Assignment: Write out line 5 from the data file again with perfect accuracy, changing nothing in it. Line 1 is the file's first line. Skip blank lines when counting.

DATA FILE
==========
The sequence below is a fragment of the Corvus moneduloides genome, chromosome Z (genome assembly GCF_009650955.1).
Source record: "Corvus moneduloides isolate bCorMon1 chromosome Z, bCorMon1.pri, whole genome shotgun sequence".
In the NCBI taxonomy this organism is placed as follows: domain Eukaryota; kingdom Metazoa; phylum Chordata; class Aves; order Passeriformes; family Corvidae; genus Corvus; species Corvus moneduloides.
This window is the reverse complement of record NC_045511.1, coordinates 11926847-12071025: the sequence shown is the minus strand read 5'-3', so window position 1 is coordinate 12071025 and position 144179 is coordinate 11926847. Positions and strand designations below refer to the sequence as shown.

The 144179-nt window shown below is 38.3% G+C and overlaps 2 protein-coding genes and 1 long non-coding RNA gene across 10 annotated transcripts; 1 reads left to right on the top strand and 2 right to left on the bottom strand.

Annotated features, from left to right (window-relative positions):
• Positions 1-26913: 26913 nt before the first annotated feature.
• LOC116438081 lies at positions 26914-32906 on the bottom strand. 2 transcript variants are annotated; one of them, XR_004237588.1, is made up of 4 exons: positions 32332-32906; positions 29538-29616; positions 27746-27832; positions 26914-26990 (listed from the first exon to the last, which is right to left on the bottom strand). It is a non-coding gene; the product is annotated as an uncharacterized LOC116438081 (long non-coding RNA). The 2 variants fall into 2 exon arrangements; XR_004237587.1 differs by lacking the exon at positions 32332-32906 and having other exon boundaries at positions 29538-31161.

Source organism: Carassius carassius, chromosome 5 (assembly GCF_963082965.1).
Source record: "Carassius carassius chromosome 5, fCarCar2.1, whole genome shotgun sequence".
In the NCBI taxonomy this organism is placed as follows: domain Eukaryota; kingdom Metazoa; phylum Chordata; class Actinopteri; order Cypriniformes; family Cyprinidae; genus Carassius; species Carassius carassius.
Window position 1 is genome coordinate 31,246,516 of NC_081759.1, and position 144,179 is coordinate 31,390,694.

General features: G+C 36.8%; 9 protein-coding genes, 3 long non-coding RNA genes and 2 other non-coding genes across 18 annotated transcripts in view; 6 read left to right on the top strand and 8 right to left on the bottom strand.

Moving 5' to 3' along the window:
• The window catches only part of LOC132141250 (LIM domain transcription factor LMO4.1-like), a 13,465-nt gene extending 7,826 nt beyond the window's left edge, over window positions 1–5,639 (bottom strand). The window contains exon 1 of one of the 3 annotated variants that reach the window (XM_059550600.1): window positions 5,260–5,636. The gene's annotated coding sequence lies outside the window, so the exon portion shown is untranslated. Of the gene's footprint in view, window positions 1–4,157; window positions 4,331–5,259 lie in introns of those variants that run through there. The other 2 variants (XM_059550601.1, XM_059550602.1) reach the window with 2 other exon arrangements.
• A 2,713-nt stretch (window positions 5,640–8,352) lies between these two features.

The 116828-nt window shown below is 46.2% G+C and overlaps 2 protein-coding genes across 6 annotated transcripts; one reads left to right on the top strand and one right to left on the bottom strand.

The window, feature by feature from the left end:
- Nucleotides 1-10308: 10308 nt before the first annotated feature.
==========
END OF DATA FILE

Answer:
The 144179-nt window shown below is 38.3% G+C and overlaps 2 protein-coding genes and 1 long non-coding RNA gene across 10 annotated transcripts; 1 reads left to right on the top strand and 2 right to left on the bottom strand.